|Essential Fish Habitat/Marine Habitat||Fish Facts||Fishing Groups Directory||Watershed Tours||Pacific Marine Estuarine Fish Habitat Partnership|
|Fish Net Recycling & Marine Debris Information||StreamNet Home Page||PSMFC-Home Page||Climate Change Information||T-Shirt Order Form||Feedback|
DID YOU KNOW? Unlike salmon which die after spawning,steelhead may spawn several times.
SCIENTIFIC NAME: Oncorhynchus mykiss, previously known as Salmo gairdneri.
COMMON NAMES: Kamchatka salmon trout, coastal rainbow trout, silvertrout, salmon trout, steelie, hardhead and ironhead.
DESCRIPTION: In the sea, bluish from above and silvery from below -- tends to be more greenish in freshwater. Small black spots on back and most fins. Up to 45 inches in length and 40 pounds in weight; although usually weighs less than 10 pounds.
LIFE CYCLE: Spawning in streams and rivers, steelhead rear in freshwater for 1 to 4 years before migrating downstream through estuaries to the open ocean. Unlike salmon, steelhead migrate individually rather than in schools. Steelhead spend 1 to 5 years at sea before returning to natal streams or rivers. At least two specific stocks of steelhead have developed; those that enter fresh water during fall, winter and early spring -- the winter run -- and those that enter in spring, summer and early fall -- the summer run. Steelhead do not always die after spawning, but will again migrate through estuaries to the ocean.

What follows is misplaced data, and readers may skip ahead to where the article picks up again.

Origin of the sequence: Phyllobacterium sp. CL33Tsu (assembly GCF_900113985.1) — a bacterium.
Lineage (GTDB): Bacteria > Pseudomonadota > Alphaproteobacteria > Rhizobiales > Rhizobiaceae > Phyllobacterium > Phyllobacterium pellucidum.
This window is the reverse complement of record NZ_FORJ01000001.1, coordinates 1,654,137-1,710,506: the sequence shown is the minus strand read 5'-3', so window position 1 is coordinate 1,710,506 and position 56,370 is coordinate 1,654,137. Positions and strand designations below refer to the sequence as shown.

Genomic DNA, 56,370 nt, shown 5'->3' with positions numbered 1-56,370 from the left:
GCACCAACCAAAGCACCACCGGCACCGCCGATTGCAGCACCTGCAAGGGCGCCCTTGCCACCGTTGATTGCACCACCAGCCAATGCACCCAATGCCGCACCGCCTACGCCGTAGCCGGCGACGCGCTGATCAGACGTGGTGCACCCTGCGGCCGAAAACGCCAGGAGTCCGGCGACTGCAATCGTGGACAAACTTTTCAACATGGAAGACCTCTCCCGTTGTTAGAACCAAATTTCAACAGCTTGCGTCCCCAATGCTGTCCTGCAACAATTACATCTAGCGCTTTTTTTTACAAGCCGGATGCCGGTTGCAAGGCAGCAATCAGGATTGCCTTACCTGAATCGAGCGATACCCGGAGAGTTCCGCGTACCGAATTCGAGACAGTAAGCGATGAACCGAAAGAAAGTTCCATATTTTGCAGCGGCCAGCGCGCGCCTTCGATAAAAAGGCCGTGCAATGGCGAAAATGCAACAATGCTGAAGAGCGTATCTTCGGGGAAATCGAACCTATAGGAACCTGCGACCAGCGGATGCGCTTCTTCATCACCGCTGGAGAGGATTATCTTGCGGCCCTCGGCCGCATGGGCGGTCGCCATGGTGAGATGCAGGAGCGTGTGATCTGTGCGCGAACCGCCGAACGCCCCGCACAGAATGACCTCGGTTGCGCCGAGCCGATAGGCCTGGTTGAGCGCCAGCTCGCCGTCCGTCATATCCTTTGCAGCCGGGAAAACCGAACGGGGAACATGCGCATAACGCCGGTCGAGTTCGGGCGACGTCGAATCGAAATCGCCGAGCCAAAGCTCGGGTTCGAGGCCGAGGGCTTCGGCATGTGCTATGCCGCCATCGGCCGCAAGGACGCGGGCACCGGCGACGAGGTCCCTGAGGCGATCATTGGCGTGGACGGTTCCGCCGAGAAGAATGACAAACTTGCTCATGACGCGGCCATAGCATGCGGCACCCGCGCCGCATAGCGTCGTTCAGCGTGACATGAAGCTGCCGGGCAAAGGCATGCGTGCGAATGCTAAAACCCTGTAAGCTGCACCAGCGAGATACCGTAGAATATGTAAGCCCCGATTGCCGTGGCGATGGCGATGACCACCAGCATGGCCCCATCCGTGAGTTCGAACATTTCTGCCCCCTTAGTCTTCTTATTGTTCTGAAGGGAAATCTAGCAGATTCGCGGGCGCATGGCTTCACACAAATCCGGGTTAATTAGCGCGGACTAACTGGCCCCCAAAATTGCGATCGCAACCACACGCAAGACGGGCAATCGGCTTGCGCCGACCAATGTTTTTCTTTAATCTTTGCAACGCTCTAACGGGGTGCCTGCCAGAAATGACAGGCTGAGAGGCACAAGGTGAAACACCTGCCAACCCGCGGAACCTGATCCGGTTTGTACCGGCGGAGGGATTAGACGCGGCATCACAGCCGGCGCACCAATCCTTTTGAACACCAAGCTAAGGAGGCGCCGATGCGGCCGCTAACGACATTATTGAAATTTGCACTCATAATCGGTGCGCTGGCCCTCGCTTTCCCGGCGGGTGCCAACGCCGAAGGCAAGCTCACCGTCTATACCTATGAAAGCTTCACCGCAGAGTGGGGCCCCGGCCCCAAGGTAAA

HABITAT AND ECOLOGY: Steelhead rely on streams, rivers, estuaries and marine habitat during their lifecycle. In freshwater and estuarine habitats, steelhead feed on small crustaceans, insects and small fishes. Eggs are laid in small and medium gravel and need good water flow (to supply oxygen) to survive. After emerging from the redd (nest) they remain in streams and rivers for 1 to 4 years before migrating through the estuaries to the ocean.
Because young steelhead spend a significant portion of their lives in rivers and streams, they are particularly susceptible to human induced changes to water quality and habitat threats. Poor timber and agricultural management practices can lead to siltation in streams, which may ruin spawning beds or smother the eggs. Additionally, in the Columbia River, migrating steelhead face the physical obstacles and high water temperatures resulting from dams, inadequate water flows in rivers and streams due to water diversions for irrigation, and the impoundment of water for power generation.
RANGE: Steelhead were originally found from northwestern Mexico to the Kuskokwim River in Alaska; however, now it is unusual to find steelhead south of Ventura River, California. Significant steelhead rivers in Oregon include the Rogue, Umpqua and Clackamas Rivers.
ECONOMIC VALUE: Steelhead is one of the top five sport fish in North America, and is caught primarily in streams and rivers. At the present time only Native Americans are allowed to fish for steelhead commercially in Washington or Oregon.